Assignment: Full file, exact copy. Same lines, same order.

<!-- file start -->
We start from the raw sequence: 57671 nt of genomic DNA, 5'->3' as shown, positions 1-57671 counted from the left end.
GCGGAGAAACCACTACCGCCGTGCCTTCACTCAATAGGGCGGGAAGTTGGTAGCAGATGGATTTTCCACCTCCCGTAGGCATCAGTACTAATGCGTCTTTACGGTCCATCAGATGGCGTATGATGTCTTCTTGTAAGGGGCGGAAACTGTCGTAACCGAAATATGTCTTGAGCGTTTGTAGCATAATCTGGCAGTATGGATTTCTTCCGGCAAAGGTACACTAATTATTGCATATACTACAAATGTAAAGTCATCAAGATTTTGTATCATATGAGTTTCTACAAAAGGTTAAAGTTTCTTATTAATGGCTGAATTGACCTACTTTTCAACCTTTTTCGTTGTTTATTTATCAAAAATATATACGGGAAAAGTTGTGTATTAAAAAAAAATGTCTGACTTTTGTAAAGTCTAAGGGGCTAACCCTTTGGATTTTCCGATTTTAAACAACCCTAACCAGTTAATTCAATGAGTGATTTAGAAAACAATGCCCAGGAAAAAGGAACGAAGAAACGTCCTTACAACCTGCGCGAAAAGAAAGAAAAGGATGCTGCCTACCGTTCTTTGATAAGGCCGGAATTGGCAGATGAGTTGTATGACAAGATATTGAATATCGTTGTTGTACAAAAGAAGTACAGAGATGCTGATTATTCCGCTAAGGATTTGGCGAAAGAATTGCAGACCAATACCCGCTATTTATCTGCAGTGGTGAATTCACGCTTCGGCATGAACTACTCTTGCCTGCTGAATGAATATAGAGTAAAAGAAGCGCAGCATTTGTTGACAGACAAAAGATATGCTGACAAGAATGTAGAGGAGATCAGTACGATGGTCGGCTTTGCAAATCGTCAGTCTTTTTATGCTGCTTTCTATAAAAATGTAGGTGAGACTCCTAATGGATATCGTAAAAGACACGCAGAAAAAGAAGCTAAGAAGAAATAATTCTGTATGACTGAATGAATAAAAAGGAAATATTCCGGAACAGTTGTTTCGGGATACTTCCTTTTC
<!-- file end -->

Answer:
We start from the raw sequence: 57671 nt of genomic DNA, 5'->3' as shown, positions 1-57671 counted from the left end.
GCGGAGAAACCACTACCGCCGTGCCTTCACTCAATAGGGCGGGAAGTTGGTAGCAGATGGATTTTCCACCTCCCGTAGGCATCAGTACTAATGCGTCTTTACGGTCCATCAGATGGCGTATGATGTCTTCTTGTAAGGGGCGGAAACTGTCGTAACCGAAATATGTCTTGAGCGTTTGTAGCATAATCTGGCAGTATGGATTTCTTCCGGCAAAGGTACACTAATTATTGCATATACTACAAATGTAAAGTCATCAAGATTTTGTATCATATGAGTTTCTACAAAAGGTTAAAGTTTCTTATTAATGGCTGAATTGACCTACTTTTCAACCTTTTTCGTTGTTTATTTATCAAAAATATATACGGGAAAAGTTGTGTATTAAAAAAAAATGTCTGACTTTTGTAAAGTCTAAGGGGCTAACCCTTTGGATTTTCCGATTTTAAACAACCCTAACCAGTTAATTCAATGAGTGATTTAGAAAACAATGCCCAGGAAAAAGGAACGAAGAAACGTCCTTACAACCTGCGCGAAAAGAAAGAAAAGGATGCTGCCTACCGTTCTTTGATAAGGCCGGAATTGGCAGATGAGTTGTATGACAAGATATTGAATATCGTTGTTGTACAAAAGAAGTACAGAGATGCTGATTATTCCGCTAAGGATTTGGCGAAAGAATTGCAGACCAATACCCGCTATTTATCTGCAGTGGTGAATTCACGCTTCGGCATGAACTACTCTTGCCTGCTGAATGAATATAGAGTAAAAGAAGCGCAGCATTTGTTGACAGACAAAAGATATGCTGACAAGAATGTAGAGGAGATCAGTACGATGGTCGGCTTTGCAAATCGTCAGTCTTTTTATGCTGCTTTCTATAAAAATGTAGGTGAGACTCCTAATGGATATCGTAAAAGACACGCAGAAAAAGAAGCTAAGAAGAAATAATTCTGTATGACTGAATGAATAAAAAGGAAATATTCCGGAACAGTTGTTTCGGGATACTTCCTTTTC